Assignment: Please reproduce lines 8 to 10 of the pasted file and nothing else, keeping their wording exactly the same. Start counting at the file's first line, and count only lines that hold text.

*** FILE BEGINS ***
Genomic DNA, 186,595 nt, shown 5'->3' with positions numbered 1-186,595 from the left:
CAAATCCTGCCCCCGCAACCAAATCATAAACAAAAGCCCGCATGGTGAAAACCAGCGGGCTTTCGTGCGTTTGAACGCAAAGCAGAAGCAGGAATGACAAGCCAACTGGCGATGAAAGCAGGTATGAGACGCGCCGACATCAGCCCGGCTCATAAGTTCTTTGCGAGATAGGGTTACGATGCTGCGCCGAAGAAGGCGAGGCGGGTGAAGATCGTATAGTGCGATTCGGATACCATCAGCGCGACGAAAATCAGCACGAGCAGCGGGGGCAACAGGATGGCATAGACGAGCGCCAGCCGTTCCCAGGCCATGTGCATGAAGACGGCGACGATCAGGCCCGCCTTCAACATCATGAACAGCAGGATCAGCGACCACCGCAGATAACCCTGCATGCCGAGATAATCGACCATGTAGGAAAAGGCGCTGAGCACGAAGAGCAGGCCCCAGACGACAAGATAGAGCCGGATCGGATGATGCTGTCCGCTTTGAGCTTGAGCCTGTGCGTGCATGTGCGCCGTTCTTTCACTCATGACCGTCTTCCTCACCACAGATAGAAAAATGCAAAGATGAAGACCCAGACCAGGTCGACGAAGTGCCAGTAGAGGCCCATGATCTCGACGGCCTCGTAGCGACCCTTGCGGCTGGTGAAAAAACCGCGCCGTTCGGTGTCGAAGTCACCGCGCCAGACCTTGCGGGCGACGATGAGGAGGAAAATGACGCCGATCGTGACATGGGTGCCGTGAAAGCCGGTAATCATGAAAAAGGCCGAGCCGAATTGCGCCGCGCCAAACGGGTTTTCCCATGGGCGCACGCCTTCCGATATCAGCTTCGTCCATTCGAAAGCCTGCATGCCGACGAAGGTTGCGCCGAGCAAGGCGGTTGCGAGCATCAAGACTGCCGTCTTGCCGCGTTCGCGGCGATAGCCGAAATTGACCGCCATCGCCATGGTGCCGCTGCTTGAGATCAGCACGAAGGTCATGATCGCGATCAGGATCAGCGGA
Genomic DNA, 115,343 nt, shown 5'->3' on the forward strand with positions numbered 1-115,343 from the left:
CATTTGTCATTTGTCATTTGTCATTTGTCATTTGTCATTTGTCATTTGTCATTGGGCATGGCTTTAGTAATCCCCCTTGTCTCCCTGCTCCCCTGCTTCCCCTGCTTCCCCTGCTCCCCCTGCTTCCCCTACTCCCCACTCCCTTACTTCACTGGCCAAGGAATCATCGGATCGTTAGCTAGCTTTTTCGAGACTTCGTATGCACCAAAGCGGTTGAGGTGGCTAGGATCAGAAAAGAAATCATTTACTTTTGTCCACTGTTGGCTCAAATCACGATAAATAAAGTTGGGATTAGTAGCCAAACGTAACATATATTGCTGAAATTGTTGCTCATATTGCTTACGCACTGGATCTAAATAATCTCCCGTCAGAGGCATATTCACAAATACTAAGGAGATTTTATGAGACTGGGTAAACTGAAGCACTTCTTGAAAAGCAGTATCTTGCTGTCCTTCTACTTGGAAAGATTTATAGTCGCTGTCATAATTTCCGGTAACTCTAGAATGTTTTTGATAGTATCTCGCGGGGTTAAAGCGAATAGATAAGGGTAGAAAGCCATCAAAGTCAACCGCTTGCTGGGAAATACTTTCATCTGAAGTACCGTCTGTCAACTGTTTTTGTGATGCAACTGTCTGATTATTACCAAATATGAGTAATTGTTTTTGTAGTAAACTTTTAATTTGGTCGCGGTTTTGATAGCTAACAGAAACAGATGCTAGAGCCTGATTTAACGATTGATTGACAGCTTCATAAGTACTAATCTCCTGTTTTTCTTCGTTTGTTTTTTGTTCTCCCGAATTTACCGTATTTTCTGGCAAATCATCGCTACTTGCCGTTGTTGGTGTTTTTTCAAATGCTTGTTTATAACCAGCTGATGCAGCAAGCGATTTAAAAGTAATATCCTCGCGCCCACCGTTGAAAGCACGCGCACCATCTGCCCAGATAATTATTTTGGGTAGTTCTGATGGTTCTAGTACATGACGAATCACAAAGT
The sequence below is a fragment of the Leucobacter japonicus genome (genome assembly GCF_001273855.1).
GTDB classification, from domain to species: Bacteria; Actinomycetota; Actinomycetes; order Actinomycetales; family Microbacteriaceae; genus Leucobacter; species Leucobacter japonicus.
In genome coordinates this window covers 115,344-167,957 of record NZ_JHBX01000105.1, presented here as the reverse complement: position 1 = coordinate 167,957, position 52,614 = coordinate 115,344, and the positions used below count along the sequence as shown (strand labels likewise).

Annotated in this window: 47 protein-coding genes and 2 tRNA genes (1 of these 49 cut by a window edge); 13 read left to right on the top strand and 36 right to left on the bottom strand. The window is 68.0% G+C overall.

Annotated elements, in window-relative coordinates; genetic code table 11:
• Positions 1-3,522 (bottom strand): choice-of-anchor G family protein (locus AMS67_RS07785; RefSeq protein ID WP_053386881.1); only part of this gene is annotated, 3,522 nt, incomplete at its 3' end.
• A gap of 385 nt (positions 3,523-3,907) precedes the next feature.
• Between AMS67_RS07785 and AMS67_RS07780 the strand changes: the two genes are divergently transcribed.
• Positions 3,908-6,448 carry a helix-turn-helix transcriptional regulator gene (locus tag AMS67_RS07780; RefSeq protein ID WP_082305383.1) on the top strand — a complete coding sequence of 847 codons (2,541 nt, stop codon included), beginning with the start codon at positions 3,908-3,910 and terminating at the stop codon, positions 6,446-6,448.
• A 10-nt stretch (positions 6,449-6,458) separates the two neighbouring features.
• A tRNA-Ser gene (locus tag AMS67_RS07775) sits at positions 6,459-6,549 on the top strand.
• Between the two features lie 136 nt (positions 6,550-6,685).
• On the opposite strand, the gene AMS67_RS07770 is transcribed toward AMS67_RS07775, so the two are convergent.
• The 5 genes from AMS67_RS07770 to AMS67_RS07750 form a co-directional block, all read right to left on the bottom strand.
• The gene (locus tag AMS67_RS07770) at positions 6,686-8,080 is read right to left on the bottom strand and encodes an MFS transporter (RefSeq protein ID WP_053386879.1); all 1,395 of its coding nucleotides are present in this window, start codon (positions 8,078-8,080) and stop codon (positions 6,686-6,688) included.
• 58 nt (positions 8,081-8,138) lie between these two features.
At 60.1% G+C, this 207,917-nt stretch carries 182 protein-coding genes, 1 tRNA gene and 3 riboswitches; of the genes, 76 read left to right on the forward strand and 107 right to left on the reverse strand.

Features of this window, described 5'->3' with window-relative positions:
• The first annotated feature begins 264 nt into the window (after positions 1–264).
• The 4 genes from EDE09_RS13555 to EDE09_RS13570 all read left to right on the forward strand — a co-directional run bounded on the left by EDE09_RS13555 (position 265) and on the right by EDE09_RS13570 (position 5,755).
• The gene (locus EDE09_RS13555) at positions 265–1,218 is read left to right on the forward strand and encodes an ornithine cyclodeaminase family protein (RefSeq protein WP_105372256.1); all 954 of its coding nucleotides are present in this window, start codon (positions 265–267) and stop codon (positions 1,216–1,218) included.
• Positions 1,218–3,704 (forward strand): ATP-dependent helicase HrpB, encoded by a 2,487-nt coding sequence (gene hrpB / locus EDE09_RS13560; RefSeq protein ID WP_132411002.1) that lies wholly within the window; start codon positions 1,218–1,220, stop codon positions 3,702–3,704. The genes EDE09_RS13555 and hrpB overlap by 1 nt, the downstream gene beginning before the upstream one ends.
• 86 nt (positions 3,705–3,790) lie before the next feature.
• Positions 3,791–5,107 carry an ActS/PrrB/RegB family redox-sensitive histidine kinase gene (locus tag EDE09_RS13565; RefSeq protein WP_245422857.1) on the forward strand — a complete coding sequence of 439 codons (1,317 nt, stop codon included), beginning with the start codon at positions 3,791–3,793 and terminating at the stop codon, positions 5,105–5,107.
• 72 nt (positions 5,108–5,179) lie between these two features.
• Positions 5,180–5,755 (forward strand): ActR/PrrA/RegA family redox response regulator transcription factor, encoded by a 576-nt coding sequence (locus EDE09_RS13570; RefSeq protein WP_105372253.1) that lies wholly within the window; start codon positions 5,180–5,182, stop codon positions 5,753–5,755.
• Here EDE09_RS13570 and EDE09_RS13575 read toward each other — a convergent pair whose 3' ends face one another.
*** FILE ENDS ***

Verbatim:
Annotated in this window: 47 protein-coding genes and 2 tRNA genes (1 of these 49 cut by a window edge); 13 read left to right on the top strand and 36 right to left on the bottom strand. The window is 68.0% G+C overall.

Annotated elements, in window-relative coordinates; genetic code table 11:
• Positions 1-3,522 (bottom strand): choice-of-anchor G family protein (locus AMS67_RS07785; RefSeq protein ID WP_053386881.1); only part of this gene is annotated, 3,522 nt, incomplete at its 3' end.